The mill site was carefully chosen for its easy access to transportation via the Ohio & Erie Canal and the Cleveland Terminal & Valley Railroad. The site was also close to the water of Brandywine Creek, which later proved unneeded because of artesian wells. Here, halfway between Cleveland and Akron, land was inexpensive and available. The first product Jaite Mill produced was “Blue Line Paper,” used for flour bags and made on a cylinder machine, which creates sheets of paper. Later a second machine was installed that could make paper from rope.
In those first years, after an eight to ten hour day, workers were expected to stay after and mix cement and sand to make more blocks to expand the factory. By 1919, the mill had added another cylinder machine for making single wall bags as the company expanded into fertilizer bags and bread sacks. In 1926, some of the cylinders were rebuilt as two Fourdrinier machines. The Fourdriniers could make continuous long rolls of paper, to be used in making bags with several “walls,” or layers. In 1928 the company produced its first successful multi-walled cement bag. In its heyday during the 1920s and 1930s, Jaite Mill was the 11th largest multi-wall paper producer in the nation.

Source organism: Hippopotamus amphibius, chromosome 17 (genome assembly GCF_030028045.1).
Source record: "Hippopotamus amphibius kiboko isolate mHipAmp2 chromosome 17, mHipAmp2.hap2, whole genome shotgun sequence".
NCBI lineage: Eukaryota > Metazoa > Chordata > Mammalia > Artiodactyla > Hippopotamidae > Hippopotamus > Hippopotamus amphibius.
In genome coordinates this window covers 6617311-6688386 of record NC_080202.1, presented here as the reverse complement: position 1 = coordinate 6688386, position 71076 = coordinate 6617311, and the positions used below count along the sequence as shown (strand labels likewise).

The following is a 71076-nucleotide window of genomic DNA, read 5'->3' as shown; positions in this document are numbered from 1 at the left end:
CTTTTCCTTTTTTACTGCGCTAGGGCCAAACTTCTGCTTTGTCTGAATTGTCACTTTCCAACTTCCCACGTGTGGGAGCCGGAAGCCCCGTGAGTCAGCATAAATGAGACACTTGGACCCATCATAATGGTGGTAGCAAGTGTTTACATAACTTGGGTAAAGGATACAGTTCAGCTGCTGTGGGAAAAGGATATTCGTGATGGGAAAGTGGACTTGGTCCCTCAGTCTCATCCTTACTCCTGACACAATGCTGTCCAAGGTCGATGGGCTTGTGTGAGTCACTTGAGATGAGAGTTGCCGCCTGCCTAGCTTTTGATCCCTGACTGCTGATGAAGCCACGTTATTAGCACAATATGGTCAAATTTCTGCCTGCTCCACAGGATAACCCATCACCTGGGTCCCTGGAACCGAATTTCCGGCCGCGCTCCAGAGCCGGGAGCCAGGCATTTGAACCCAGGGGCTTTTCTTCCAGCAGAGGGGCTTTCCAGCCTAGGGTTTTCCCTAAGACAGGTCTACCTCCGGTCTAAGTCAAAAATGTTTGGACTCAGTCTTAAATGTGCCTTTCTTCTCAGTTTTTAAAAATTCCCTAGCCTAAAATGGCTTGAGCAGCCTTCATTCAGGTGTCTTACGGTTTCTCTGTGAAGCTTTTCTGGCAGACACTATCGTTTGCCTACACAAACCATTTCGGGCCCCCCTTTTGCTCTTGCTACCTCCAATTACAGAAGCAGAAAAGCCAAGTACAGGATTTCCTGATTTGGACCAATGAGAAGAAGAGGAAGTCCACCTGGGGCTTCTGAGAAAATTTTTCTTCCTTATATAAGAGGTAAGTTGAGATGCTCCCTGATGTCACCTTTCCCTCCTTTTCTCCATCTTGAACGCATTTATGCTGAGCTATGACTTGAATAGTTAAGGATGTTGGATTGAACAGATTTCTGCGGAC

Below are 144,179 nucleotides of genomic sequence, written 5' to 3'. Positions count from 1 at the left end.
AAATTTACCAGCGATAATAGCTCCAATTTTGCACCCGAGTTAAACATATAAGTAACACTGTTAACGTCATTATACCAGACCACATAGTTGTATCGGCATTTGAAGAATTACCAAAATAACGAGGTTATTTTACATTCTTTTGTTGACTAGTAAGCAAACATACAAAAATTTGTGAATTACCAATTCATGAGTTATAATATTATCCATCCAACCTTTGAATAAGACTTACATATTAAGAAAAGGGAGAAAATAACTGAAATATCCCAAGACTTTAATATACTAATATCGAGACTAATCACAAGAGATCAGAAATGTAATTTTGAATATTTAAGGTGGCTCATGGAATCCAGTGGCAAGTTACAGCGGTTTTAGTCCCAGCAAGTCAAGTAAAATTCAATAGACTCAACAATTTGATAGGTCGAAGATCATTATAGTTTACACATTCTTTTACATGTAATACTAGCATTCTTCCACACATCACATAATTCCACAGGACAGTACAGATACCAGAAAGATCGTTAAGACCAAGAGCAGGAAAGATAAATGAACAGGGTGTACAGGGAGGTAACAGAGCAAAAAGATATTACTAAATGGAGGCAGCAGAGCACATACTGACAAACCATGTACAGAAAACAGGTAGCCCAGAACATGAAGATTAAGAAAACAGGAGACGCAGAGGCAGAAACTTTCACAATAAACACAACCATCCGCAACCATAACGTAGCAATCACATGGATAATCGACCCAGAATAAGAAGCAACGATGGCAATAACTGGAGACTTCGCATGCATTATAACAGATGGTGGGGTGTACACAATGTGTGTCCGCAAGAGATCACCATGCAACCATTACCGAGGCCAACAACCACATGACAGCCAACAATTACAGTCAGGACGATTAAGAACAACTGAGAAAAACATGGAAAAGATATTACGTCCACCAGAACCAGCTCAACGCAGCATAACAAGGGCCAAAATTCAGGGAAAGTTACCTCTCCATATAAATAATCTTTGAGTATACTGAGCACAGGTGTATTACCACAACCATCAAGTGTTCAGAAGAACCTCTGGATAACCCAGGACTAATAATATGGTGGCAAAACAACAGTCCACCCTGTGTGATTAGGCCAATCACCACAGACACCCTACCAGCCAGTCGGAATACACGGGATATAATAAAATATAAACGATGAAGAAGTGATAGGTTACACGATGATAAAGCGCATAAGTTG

Heyday Work Force
Although Mr. Jaite began with a small, private operation, his vision for the mill and its workforce was on a much larger scale: not just a company but a community to support the mill as well. In 1906, Mr. Jaite purchased land on Riverview Road, where he built five two-story buildings as employee housing. He added four small single-family units along Vaughn Road in 1917.